The primary goal of risk management is for schools to protect their ability to fulfill their educational missions. Therefore, a security audit should be treated as an essential management function, headed up by a district's chief information officer or technology director, but also involving administrators, teachers, and building-level technology staff. An effective way to do this is to form a risk assessment committee, co-chaired by a high-level administrator and the senior IT staff member, whose charge is to design the audit from beginning to end and oversee its execution.
To get a better idea of where your school may be vulnerable, we recommend surveying your staff. Here, a sampling of potential issues to address.
- Evaluation, testing, and installation of vendor-recommended patches
- Software policies
- Staff knowledge and awareness of information security risks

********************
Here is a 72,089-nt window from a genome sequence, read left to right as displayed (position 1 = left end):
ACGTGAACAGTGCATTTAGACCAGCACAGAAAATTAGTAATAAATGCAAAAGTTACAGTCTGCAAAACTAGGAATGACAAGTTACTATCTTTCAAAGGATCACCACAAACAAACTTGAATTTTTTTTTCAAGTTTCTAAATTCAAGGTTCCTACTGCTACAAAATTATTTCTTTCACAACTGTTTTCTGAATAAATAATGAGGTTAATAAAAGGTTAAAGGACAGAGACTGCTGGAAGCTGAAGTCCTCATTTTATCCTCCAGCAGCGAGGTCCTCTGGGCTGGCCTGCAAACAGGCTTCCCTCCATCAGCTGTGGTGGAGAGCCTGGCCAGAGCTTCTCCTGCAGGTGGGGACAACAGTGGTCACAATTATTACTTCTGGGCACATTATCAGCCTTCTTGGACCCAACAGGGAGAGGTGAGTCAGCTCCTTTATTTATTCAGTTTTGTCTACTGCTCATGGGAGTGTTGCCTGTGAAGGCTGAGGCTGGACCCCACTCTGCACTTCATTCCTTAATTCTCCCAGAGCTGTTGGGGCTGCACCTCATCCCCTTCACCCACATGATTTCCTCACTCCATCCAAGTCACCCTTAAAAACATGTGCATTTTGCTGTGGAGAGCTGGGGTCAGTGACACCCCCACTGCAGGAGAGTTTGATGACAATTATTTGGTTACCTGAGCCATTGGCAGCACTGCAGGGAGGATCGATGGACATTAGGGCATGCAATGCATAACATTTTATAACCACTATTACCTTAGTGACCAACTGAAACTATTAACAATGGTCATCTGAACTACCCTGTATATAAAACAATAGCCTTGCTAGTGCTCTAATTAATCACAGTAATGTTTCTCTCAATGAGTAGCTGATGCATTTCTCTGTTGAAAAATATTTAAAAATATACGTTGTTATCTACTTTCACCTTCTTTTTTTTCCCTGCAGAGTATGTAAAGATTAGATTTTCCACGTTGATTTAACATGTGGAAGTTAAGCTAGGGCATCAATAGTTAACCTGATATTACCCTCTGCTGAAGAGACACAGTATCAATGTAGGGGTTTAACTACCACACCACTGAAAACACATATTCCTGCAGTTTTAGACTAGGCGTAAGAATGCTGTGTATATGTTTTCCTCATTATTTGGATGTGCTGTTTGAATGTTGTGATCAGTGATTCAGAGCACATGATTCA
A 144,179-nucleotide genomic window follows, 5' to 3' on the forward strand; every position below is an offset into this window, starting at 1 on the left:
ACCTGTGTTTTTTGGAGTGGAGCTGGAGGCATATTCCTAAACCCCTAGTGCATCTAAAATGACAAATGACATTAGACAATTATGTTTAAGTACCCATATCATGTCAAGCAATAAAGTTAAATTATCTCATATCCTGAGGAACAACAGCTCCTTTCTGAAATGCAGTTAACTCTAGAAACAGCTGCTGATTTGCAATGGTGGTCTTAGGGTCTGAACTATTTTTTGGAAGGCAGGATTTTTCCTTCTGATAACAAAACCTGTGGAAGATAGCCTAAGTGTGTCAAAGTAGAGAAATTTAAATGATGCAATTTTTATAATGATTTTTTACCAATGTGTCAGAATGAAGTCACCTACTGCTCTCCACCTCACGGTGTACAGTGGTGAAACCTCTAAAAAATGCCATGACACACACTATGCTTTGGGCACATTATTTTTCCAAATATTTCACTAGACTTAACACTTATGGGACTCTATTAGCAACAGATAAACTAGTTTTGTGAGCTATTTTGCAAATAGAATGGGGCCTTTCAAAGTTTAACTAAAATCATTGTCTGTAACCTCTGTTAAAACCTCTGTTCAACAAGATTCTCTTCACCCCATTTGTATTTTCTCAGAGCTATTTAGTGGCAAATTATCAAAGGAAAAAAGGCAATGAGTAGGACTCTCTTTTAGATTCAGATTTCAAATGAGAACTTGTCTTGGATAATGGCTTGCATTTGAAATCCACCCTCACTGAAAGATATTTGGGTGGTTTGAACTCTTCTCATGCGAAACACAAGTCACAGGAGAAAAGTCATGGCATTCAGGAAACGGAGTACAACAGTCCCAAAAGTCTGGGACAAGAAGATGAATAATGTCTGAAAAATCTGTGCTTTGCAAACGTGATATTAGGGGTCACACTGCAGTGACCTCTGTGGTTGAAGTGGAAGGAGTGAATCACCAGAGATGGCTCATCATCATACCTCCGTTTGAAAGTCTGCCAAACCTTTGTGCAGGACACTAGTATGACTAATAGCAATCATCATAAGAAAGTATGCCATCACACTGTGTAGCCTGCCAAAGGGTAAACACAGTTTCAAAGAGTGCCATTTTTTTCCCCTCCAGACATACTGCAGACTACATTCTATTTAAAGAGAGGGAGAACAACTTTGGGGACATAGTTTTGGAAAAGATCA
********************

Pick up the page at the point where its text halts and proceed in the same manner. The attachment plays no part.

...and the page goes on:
- User password practices, such as password sharing and how often passwords are changed
- Procedures for disabling accounts of personnel who quit or are released
If you've never done a security audit before, chances are your system is vulnerable and now is the time to start. If you've already performed an assessment, then you'll want to update it whenever you make significant changes, such as moving a database to a new server or adding substantial code to an existing system. You'll also need to revise it when you introduce new hardware and software to the network and before undertaking any major projects, such as installing a wireless network. In addition, it's a good idea to schedule regular updates-either annually or biannually-of your risk assessment.
When performing a security audit, solely assessing your technology assets is not enough. Schools should also take into account policies addressing such issues as acceptable use, network rights, software installation, and the practices of both students and staff.
There are four steps to follow when conducting an information security risk assessment (see Figure 1).
Figure 1: Information Security Risk Assessment Process
Step 1: Asset Identification and Classification
This is the process of identifying valued assets and categorizing them into manageable groups. For schools, assets can generally be grouped in the following categories:
- Technology resources (hardware and software)